"People are failing to understand how you use a story and how you use drama as a social vehicle and it’s getting scary to me, as someone who regularly views these things, that a portion of the audience is getting so dumb that you can’t see it. It’s like if you raise the issue of xenophobia, that’s not the same as being xenophobic. If you raise the issue of sexual harassment and Me Too -- of course, that was an underlying part of My Struggle III -- it was commenting on that, it’s of its time, but they don’t understand the difference between commenting on it and being the thing it’s commenting on. It’s really scary to me, it’s like we’re losing the capacity to realize that art has a responsibility, a legacy of commenting on social issues and just because those issues are raised, that doesn’t mean they’re endorsing the issues for heaven’s sake, they’re exploring them. It’s horrifying to me to read these comments on Facebook and Twitter, people just don’t get it."
You can read the entire transcribed piece, here. http://www.geekchicelite.com/toxic-troubling-fandoms-discussion-john-kenneth-muir/
Saturday, February 17, 2018
Saturday Morning Cult-TV Blogging: Far Out Space Nuts: "Galaxy's Greatest Athlete" (December 11,1975
Two beautiful space aliens -- who are really alien hags -- want to recruit Barney (Chuck McCann) and Junior (Bob Denver) as the galaxy’s greatest athletes in a kind of cosmic Olympic Games.
These space sirens determine that only Honk is actually intelligent, and attempt to seduce Junior, the dumbest of the trio, to their cause.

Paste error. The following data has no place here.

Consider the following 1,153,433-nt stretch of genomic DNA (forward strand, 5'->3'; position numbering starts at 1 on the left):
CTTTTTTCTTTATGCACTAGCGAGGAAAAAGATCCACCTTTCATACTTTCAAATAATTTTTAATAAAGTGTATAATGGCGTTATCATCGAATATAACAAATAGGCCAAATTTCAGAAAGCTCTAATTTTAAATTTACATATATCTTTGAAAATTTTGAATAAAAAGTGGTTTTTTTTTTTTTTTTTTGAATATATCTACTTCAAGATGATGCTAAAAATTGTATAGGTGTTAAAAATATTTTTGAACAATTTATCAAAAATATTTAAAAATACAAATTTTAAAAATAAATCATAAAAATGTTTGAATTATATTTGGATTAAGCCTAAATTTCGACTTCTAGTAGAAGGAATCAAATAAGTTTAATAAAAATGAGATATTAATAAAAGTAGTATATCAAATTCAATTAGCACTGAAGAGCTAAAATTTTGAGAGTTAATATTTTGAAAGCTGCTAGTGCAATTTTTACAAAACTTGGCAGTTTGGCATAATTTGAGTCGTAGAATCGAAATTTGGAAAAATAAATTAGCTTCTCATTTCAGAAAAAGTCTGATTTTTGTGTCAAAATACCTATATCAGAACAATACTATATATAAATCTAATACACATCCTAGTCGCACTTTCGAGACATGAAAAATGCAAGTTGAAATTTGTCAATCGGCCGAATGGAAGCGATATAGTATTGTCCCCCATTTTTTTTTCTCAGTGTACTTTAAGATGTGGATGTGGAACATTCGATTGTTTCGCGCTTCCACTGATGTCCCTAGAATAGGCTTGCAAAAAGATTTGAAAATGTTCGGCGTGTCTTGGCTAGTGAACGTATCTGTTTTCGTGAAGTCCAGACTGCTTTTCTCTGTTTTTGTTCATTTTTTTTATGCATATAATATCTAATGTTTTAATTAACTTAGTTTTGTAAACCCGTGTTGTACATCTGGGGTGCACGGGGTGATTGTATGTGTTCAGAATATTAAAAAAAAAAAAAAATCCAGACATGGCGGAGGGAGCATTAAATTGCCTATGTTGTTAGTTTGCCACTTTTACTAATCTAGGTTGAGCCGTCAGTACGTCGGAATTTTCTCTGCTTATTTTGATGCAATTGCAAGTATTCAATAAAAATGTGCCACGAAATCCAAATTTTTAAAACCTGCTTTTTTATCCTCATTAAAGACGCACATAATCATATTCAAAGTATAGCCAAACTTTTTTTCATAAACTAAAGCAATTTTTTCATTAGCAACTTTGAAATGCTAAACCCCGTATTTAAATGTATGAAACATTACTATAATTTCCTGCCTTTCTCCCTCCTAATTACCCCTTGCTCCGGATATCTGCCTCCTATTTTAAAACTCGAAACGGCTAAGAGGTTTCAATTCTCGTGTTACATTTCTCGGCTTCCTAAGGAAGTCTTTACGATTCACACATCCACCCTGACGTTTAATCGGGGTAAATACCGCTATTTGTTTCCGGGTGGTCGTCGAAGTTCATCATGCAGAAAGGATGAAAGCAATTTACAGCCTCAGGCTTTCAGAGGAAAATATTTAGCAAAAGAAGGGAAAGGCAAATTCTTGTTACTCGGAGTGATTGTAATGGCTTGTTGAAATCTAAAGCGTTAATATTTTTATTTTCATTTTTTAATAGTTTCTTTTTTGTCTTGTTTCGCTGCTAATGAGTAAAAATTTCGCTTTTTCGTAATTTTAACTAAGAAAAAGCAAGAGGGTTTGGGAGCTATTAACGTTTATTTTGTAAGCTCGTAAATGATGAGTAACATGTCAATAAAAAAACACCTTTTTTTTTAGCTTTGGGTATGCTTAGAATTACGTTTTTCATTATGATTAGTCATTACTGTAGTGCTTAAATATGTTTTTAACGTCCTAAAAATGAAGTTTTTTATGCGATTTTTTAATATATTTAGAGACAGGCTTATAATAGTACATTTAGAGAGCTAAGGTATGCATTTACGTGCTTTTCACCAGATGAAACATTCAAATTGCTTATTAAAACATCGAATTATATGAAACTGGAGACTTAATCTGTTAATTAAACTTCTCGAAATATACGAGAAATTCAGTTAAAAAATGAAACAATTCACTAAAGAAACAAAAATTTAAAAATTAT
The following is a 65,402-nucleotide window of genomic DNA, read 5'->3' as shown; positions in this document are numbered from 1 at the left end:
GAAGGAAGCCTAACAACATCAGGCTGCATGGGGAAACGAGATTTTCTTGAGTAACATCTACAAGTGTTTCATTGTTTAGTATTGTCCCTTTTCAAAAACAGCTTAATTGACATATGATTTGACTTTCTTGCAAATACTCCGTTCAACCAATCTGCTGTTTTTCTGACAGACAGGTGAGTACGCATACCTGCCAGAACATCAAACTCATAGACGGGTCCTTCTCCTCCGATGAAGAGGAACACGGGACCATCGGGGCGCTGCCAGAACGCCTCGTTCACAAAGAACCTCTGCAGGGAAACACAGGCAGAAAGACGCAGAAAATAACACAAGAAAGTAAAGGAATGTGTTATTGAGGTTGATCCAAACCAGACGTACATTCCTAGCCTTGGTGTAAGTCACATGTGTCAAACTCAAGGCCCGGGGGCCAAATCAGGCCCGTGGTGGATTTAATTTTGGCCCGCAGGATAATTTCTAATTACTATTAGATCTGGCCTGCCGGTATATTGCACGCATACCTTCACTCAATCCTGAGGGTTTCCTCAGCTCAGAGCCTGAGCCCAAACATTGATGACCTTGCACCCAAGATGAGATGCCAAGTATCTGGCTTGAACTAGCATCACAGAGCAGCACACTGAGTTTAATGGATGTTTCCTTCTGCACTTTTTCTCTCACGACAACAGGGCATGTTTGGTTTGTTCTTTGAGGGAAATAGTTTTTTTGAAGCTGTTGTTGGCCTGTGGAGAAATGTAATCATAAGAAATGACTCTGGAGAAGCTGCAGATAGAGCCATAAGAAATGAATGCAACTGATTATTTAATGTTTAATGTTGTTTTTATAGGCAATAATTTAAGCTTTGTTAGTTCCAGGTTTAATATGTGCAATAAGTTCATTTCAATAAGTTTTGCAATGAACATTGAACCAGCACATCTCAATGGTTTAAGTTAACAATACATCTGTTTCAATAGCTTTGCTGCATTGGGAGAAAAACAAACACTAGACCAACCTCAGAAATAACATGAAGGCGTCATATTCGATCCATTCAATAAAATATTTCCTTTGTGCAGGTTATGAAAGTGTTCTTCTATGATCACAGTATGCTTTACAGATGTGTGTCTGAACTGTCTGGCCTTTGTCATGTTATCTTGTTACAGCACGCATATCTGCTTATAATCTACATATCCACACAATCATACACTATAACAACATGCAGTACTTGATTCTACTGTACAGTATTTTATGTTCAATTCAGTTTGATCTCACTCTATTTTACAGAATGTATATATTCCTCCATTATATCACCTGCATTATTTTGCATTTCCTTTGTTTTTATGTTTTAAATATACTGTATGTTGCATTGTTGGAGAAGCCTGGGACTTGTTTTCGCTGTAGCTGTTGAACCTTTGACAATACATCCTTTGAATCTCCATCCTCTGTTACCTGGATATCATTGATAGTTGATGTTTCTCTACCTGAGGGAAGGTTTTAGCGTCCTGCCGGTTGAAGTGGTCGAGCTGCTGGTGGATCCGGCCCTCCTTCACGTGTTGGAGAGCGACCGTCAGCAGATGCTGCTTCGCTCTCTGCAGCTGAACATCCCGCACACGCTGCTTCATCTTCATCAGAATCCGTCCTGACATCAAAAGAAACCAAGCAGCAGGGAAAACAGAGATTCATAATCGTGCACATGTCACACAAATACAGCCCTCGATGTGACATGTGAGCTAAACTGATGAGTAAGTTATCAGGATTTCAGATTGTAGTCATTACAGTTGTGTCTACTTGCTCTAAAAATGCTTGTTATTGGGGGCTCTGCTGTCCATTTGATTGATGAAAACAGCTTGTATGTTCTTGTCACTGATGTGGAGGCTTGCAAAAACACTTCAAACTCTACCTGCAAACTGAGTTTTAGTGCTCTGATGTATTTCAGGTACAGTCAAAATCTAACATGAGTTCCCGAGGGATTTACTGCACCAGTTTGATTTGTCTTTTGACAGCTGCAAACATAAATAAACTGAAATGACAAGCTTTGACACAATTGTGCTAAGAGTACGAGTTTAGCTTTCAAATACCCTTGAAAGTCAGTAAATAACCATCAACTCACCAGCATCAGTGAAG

He participates and wins in different events such as “laser leap,” (a long jump), “astro arm wrestling” and more.
Junior proves victorious, and must battle the “space fuzzy” as the final contest.
The final episode of Sid and Marty Krofft’s Far Out Space Nuts (1975) doesn’t chart much new territory in terms of theme or plot, but remains enjoyable in the campy manner of much Saturday morning TV from the era (think: The Ghost Busters .)
As always, the humor remains juvenile, but pleasantly juvenile.
Once more, in “Galaxy’s Greatest Athlete,” we get female characters who appear to be beautiful, but are really hideous aliens, a story idea we have seen before in the series.
Once more, Junior is singled out as the stupidest man in the universe, and recruited to some cause (space piracy, scientific experimentation, or Olympic Games) that he has no desire to be involved with.
Once more, the “space nuts” out-maneuver the “superior” aliens they contend with.
This episode, intriguingly, does rely more heavily on chroma-key technology than most installments of the series do, with Junior (Bob Denver) visually inserted into miniature arenas and sets. These shots are not visually-accomplished by today’s standards, yet remain inventive for a low-budget 1975 series.
The focus on crazy “futuristic” games at the galactic Olympics here also forecasts similar imaginings in the Buck Rogers in the 25th Century (1979-1981) episode “Olympiad.”
As this is the final episode of the series, I should offer a summation of the program as a whole. I’m as surprised as anyone to note this, but I actually enjoyed Far Out Space Nuts more than the previous two Krofft series I covered: Lidsville and the Bugaloos.
Perhaps it’s all the crazy aliens, or the outer space milieu, or perhaps just the fact that the series arises from an era I am nostalgic about (the immediate pre-Star Wars era; the epoch of Space: 1999), but I’m sad to have reached the end of a program I watched when I was five years old.
Thursday, February 15, 2018
Working at a potato ranch, Ben Richards (Christopher George) ends up in an armed dispute between motorcycle riding workers, and nefarious ranch owner, George Allison (John Dehner). Allison refuses to pay his workers, and they protest, violently.